Ethel Cody Stoddard (1877-1922)

Suffragist and writer under the names of “Lady Van” and “Mrs. Charles Stoddard.” Active “newspaper woman” all her life, toured the world for the Canadian Pacific Railway, and contributed to many leading papers and journals of the world.

Ethel Grant Cody was born in Lindsay, Ontario to Charles Grandison Cody (1854-1918) and Laura Adeline Grant (1848- 1934). Married to Robert Charles Stoddard in Toronto in 1905 and then the Ethel and her husband moved to Vancouver with her parents. Ethel Cody Stoddard died in Vancouver in March 1922 and is buried at Ocean View Burial Park.

Stories and Articles:

“The Diamond Valentine,” British Columbia Magazine, 1907 (link)

“Celebrated Dogs of Skagway,” 1915 (link)

“An Imperial Daughter,” The Canadian Magazine, volume 46, November 1915 (link)


The Sleeping Beauty and The Lions by Jane Parkin and Ethel Cody Stoddard, 1916 (link)

Mentions in articles:

“Ethel Cody Stoddard , active club woman and sporadic contributor to the Province under the pen-name “Lady Van”, titled one of her columns “The Real Career.” Approvingly, she told the story of a young girl who had always wanted “to do something big, something that would count” but who, at the end of a brilliant university career explained her future plans thus:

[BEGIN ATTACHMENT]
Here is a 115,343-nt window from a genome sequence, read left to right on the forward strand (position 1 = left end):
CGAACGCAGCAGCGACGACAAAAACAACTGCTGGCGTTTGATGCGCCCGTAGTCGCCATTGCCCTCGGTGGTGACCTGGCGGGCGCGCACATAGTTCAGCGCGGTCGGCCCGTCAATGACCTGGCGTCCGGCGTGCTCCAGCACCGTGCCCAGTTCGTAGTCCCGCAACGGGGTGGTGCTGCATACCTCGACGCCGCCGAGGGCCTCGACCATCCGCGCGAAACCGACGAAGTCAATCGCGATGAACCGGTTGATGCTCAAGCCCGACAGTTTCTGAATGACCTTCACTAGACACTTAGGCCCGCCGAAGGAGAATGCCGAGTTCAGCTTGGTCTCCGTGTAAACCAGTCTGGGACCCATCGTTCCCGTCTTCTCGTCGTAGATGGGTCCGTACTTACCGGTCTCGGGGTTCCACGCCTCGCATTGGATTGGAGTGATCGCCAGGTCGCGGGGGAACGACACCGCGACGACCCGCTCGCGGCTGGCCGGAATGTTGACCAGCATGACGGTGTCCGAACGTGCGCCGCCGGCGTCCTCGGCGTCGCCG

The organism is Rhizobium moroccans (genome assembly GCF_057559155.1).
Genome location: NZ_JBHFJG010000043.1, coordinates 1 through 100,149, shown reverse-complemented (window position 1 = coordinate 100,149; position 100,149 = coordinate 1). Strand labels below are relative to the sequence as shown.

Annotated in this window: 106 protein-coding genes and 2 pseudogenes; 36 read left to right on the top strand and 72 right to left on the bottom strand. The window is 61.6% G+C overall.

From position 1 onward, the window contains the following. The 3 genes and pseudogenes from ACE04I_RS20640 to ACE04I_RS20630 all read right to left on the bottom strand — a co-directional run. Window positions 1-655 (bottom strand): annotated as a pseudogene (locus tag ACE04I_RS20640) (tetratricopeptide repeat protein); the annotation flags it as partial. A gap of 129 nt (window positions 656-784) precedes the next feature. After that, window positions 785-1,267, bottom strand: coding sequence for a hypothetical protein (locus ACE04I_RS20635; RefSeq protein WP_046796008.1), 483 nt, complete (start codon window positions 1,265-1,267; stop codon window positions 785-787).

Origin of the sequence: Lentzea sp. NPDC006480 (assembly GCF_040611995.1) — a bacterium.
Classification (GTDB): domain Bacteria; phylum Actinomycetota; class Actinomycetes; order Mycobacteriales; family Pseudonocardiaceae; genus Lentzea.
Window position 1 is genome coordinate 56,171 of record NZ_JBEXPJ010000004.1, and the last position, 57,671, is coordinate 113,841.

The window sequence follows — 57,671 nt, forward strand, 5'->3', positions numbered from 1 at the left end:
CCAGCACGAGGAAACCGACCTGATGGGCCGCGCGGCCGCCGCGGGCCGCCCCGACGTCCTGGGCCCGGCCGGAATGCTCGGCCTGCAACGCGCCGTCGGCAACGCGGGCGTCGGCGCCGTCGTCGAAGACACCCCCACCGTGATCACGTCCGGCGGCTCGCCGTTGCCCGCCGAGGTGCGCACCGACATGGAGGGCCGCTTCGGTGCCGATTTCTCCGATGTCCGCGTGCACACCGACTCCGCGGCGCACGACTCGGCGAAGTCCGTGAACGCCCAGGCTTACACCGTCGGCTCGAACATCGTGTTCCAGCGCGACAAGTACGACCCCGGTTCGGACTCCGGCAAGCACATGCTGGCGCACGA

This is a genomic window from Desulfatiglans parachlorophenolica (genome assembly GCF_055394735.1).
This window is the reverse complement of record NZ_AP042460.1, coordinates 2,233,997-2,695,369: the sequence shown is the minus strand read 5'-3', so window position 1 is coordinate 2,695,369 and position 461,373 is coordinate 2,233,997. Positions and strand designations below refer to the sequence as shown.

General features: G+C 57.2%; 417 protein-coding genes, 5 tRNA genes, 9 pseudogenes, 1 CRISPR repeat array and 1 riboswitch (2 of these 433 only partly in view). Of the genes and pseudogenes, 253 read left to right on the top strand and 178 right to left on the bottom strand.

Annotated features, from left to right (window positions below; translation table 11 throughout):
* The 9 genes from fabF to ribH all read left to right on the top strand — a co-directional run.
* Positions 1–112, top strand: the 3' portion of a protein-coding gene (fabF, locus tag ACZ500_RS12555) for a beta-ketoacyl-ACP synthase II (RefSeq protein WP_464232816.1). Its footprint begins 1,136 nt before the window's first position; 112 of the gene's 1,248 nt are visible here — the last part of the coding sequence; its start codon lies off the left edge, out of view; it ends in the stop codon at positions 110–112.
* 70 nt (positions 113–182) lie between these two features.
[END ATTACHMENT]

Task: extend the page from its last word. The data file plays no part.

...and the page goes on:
I see myself packing up my books and forgetting a great deal that it has taken me years to learn. I see honors such as the world gives fading into the distance. In the place of all this I see a home – one of my own – something I have commenced to want very much… I see a husband, children, and myself a general slave but a happy one at that to all of them. I see household duties looming large and the funny little routine that housewives get into… After all , you know, there is nothing like a home of your own and I want one.

(Province, February 22, 1922, p. 6)

Her professor (female, marital status not mentioned) congratulated her; “You have the right idea at last, Sheila, stick to it.” It was a young, single woman who spoke this praise of home and motherhood. Ethel Cody Stoddard and the majority of women who wrote on or were involved with women’s issues were married with families that were at least beyond the age of needing constant care if not fully grown.”

“As Women and as Citizens: Clubwomen in Vancouver 1910-1928” by Gillian Weiss, University of British Columbia, November 1983.

Saturday Sunset devoted a great deal of space to the discussion of railway problems, then stirring British Columbia. It paid serious attention to the developing fruit industry of the Okanagan, and to the municipal growing pains of Vancouver. Ethel Cody Stoddard, who, under the pseudonym “Lady Van,” conducted a column of miscellany “About Things in General,” wrote strongly against the limp building regulations and lack of zoning which permitted the erection anywhere of those long rows of cabins which were Vancouver’s first apartment-houses. That was twenty years before Vancouver had a zoning by-law.

“Adventures of Vancouver Newspapers: 1892-1926” by D.A. McGregor, The British Columbia Historical Quarterly, April 1946

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